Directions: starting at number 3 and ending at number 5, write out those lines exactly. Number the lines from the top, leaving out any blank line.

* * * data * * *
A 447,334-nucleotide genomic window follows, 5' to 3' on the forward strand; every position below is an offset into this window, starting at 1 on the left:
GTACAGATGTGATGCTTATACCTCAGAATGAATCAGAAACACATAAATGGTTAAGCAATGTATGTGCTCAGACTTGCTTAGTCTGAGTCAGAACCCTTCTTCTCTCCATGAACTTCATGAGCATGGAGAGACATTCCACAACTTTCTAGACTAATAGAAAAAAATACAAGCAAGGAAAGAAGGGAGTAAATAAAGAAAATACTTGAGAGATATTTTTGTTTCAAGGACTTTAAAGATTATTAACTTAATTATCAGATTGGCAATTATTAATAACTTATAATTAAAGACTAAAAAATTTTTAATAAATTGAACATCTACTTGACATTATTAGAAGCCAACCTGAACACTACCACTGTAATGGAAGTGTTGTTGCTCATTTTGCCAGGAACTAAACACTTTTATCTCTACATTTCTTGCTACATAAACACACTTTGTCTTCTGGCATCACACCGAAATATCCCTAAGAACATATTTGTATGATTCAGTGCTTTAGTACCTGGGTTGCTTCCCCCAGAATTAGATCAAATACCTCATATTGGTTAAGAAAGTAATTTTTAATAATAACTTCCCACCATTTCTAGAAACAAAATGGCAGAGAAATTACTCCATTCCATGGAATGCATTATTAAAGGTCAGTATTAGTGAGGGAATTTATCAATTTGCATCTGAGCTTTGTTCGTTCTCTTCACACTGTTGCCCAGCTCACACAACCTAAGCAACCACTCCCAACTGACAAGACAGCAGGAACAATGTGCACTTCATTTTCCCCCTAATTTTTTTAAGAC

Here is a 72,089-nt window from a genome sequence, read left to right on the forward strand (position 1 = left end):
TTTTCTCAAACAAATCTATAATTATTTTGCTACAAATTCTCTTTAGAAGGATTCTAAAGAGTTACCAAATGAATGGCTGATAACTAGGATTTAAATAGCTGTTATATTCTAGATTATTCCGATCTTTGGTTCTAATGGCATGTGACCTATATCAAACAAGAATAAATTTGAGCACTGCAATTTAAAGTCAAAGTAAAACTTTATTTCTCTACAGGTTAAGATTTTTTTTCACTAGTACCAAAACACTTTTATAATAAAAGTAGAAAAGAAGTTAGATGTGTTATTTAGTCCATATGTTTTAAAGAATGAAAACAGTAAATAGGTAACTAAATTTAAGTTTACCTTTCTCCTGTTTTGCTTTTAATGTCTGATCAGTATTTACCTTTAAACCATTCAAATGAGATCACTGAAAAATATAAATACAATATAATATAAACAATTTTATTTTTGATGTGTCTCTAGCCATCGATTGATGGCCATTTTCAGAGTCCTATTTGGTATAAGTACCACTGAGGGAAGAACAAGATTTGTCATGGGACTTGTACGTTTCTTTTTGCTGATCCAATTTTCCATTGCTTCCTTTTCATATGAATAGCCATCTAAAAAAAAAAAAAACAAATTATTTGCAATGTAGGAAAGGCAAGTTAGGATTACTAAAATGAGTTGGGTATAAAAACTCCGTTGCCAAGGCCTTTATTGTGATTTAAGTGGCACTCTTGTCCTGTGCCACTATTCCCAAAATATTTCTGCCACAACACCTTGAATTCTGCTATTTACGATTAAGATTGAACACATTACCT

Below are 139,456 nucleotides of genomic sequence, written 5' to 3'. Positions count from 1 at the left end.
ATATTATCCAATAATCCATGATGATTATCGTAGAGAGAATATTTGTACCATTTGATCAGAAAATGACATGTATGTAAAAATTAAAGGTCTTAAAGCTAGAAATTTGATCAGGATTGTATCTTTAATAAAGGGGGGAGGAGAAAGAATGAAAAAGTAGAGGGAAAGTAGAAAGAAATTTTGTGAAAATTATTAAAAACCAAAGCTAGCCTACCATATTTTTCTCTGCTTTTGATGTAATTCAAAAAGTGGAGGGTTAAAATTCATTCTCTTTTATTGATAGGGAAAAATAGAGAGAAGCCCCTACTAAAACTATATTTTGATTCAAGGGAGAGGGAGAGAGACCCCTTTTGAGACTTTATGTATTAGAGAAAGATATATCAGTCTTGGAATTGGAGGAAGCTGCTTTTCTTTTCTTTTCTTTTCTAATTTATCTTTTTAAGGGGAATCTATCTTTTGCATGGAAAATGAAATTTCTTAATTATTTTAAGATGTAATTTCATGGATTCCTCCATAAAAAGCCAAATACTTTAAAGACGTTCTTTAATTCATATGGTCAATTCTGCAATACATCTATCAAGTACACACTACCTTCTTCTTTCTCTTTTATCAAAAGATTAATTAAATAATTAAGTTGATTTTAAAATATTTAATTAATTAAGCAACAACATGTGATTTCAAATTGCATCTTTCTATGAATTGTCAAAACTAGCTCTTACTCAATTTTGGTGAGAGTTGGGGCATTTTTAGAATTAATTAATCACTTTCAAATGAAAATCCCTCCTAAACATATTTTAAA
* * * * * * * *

Here is a 72,089-nt window from a genome sequence, read left to right on the forward strand (position 1 = left end):
TTTTCTCAAACAAATCTATAATTATTTTGCTACAAATTCTCTTTAGAAGGATTCTAAAGAGTTACCAAATGAATGGCTGATAACTAGGATTTAAATAGCTGTTATATTCTAGATTATTCCGATCTTTGGTTCTAATGGCATGTGACCTATATCAAACAAGAATAAATTTGAGCACTGCAATTTAAAGTCAAAGTAAAACTTTATTTCTCTACAGGTTAAGATTTTTTTTCACTAGTACCAAAACACTTTTATAATAAAAGTAGAAAAGAAGTTAGATGTGTTATTTAGTCCATATGTTTTAAAGAATGAAAACAGTAAATAGGTAACTAAATTTAAGTTTACCTTTCTCCTGTTTTGCTTTTAATGTCTGATCAGTATTTACCTTTAAACCATTCAAATGAGATCACTGAAAAATATAAATACAATATAATATAAACAATTTTATTTTTGATGTGTCTCTAGCCATCGATTGATGGCCATTTTCAGAGTCCTATTTGGTATAAGTACCACTGAGGGAAGAACAAGATTTGTCATGGGACTTGTACGTTTCTTTTTGCTGATCCAATTTTCCATTGCTTCCTTTTCATATGAATAGCCATCTAAAAAAAAAAAAAACAAATTATTTGCAATGTAGGAAAGGCAAGTTAGGATTACTAAAATGAGTTGGGTATAAAAACTCCGTTGCCAAGGCCTTTATTGTGATTTAAGTGGCACTCTTGTCCTGTGCCACTATTCCCAAAATATTTCTGCCACAACACCTTGAATTCTGCTATTTACGATTAAGATTGAACACATTACCT

Below are 139,456 nucleotides of genomic sequence, written 5' to 3'. Positions count from 1 at the left end.